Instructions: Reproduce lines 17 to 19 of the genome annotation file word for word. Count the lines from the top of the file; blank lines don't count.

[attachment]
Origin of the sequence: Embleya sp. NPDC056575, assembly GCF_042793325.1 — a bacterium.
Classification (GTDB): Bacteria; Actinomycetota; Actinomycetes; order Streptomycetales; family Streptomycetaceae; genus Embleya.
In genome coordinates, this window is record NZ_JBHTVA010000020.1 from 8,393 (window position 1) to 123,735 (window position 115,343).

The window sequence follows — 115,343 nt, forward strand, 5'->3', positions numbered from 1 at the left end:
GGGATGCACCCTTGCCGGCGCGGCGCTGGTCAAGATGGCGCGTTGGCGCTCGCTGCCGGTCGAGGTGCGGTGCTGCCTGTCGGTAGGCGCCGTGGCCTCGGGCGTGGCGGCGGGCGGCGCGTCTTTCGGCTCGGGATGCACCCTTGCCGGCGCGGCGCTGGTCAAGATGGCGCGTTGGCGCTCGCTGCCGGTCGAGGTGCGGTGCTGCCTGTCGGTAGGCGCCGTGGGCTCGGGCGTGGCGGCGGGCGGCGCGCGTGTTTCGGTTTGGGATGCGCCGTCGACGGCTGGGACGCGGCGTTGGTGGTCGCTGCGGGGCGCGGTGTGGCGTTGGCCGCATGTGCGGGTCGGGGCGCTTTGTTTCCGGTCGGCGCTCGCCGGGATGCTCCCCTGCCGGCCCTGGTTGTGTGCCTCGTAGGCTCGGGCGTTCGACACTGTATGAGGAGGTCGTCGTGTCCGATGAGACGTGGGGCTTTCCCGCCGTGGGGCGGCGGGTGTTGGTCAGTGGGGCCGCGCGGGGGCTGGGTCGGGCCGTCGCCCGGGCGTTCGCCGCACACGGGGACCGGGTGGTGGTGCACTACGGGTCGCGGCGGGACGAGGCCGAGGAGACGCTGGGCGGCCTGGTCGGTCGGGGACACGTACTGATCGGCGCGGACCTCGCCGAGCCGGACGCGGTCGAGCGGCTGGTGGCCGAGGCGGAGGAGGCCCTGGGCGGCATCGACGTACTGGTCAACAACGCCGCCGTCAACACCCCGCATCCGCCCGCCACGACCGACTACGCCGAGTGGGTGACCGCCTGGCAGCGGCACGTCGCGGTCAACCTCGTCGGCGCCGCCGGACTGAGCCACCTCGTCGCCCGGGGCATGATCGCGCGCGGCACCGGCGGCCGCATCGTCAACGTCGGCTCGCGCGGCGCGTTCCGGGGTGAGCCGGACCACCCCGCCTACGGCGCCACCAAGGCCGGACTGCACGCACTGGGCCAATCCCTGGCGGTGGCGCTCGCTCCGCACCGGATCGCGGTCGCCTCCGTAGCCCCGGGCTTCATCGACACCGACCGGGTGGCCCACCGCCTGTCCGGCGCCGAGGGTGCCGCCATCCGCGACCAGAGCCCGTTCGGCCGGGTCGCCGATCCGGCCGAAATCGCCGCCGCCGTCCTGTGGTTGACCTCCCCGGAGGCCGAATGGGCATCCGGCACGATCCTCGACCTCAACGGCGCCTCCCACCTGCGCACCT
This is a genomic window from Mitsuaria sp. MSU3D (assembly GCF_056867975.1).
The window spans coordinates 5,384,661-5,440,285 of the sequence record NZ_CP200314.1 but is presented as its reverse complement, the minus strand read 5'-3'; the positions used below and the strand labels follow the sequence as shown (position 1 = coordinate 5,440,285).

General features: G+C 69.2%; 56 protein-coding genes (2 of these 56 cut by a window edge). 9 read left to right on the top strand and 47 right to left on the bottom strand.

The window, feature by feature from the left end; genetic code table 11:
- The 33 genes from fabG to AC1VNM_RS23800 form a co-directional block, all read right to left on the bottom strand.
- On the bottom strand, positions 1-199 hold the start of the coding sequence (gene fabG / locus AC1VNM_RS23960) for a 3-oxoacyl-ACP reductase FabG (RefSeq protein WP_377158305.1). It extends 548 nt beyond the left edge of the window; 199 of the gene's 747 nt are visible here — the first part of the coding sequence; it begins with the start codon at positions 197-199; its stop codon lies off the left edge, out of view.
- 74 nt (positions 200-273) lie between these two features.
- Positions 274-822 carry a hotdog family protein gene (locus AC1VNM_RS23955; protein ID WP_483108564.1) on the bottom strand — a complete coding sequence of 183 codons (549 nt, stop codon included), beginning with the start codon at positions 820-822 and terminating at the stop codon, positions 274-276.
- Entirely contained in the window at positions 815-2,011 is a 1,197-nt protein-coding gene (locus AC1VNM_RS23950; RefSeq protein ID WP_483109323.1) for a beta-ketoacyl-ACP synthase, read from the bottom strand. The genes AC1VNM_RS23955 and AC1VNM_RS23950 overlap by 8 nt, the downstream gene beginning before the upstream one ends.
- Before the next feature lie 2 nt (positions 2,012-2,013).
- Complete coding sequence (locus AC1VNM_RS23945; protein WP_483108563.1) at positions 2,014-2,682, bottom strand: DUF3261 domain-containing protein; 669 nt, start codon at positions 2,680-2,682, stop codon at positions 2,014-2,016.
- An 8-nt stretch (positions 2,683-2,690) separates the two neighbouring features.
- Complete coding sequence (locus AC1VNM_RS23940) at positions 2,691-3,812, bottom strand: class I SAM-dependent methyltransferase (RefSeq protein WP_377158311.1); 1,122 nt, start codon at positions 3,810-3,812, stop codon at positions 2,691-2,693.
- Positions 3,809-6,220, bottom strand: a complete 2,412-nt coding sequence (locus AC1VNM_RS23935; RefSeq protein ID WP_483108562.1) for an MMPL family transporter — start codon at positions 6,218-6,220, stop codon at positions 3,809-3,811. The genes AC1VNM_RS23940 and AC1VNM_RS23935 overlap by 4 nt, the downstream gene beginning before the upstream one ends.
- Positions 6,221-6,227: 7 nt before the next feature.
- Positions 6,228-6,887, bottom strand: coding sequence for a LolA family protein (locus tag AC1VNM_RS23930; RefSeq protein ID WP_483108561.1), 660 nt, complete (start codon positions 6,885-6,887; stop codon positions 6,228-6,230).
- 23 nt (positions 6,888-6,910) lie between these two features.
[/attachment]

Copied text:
- An 8-nt stretch (positions 2,683-2,690) separates the two neighbouring features.
- Complete coding sequence (locus AC1VNM_RS23940) at positions 2,691-3,812, bottom strand: class I SAM-dependent methyltransferase (RefSeq protein WP_377158311.1); 1,122 nt, start codon at positions 3,810-3,812, stop codon at positions 2,691-2,693.
- Positions 3,809-6,220, bottom strand: a complete 2,412-nt coding sequence (locus AC1VNM_RS23935; RefSeq protein ID WP_483108562.1) for an MMPL family transporter — start codon at positions 6,218-6,220, stop codon at positions 3,809-3,811. The genes AC1VNM_RS23940 and AC1VNM_RS23935 overlap by 4 nt, the downstream gene beginning before the upstream one ends.